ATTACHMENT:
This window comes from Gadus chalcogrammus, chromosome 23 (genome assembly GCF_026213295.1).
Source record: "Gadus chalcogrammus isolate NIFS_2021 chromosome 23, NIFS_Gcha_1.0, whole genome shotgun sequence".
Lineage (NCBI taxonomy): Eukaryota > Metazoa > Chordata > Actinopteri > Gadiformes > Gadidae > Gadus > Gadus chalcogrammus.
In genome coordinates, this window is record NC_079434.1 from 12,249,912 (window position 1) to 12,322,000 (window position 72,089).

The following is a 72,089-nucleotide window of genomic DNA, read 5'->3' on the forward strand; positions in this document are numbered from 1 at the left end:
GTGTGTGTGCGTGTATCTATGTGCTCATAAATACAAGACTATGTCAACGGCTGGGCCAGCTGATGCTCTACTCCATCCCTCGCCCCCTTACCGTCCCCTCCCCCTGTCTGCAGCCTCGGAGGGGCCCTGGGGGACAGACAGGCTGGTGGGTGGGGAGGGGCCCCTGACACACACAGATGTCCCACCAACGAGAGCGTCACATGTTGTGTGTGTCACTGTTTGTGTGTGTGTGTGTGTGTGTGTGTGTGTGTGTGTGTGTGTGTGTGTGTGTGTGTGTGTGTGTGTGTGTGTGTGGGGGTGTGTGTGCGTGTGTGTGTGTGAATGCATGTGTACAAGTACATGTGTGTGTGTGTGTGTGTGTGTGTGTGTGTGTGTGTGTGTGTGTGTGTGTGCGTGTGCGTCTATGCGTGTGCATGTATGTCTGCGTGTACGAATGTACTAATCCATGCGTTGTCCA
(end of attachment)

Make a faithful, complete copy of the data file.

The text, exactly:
This window comes from Gadus chalcogrammus, chromosome 23 (genome assembly GCF_026213295.1).
Source record: "Gadus chalcogrammus isolate NIFS_2021 chromosome 23, NIFS_Gcha_1.0, whole genome shotgun sequence".
Lineage (NCBI taxonomy): Eukaryota > Metazoa > Chordata > Actinopteri > Gadiformes > Gadidae > Gadus > Gadus chalcogrammus.
In genome coordinates, this window is record NC_079434.1 from 12,249,912 (window position 1) to 12,322,000 (window position 72,089).

The following is a 72,089-nucleotide window of genomic DNA, read 5'->3' on the forward strand; positions in this document are numbered from 1 at the left end:
GTGTGTGTGCGTGTATCTATGTGCTCATAAATACAAGACTATGTCAACGGCTGGGCCAGCTGATGCTCTACTCCATCCCTCGCCCCCTTACCGTCCCCTCCCCCTGTCTGCAGCCTCGGAGGGGCCCTGGGGGACAGACAGGCTGGTGGGTGGGGAGGGGCCCCTGACACACACAGATGTCCCACCAACGAGAGCGTCACATGTTGTGTGTGTCACTGTTTGTGTGTGTGTGTGTGTGTGTGTGTGTGTGTGTGTGTGTGTGTGTGTGTGTGTGTGTGTGTGTGTGTGTGTGTGGGGGTGTGTGTGCGTGTGTGTGTGTGAATGCATGTGTACAAGTACATGTGTGTGTGTGTGTGTGTGTGTGTGTGTGTGTGTGTGTGTGTGTGTGTGTGCGTGTGCGTCTATGCGTGTGCATGTATGTCTGCGTGTACGAATGTACTAATCCATGCGTTGTCCA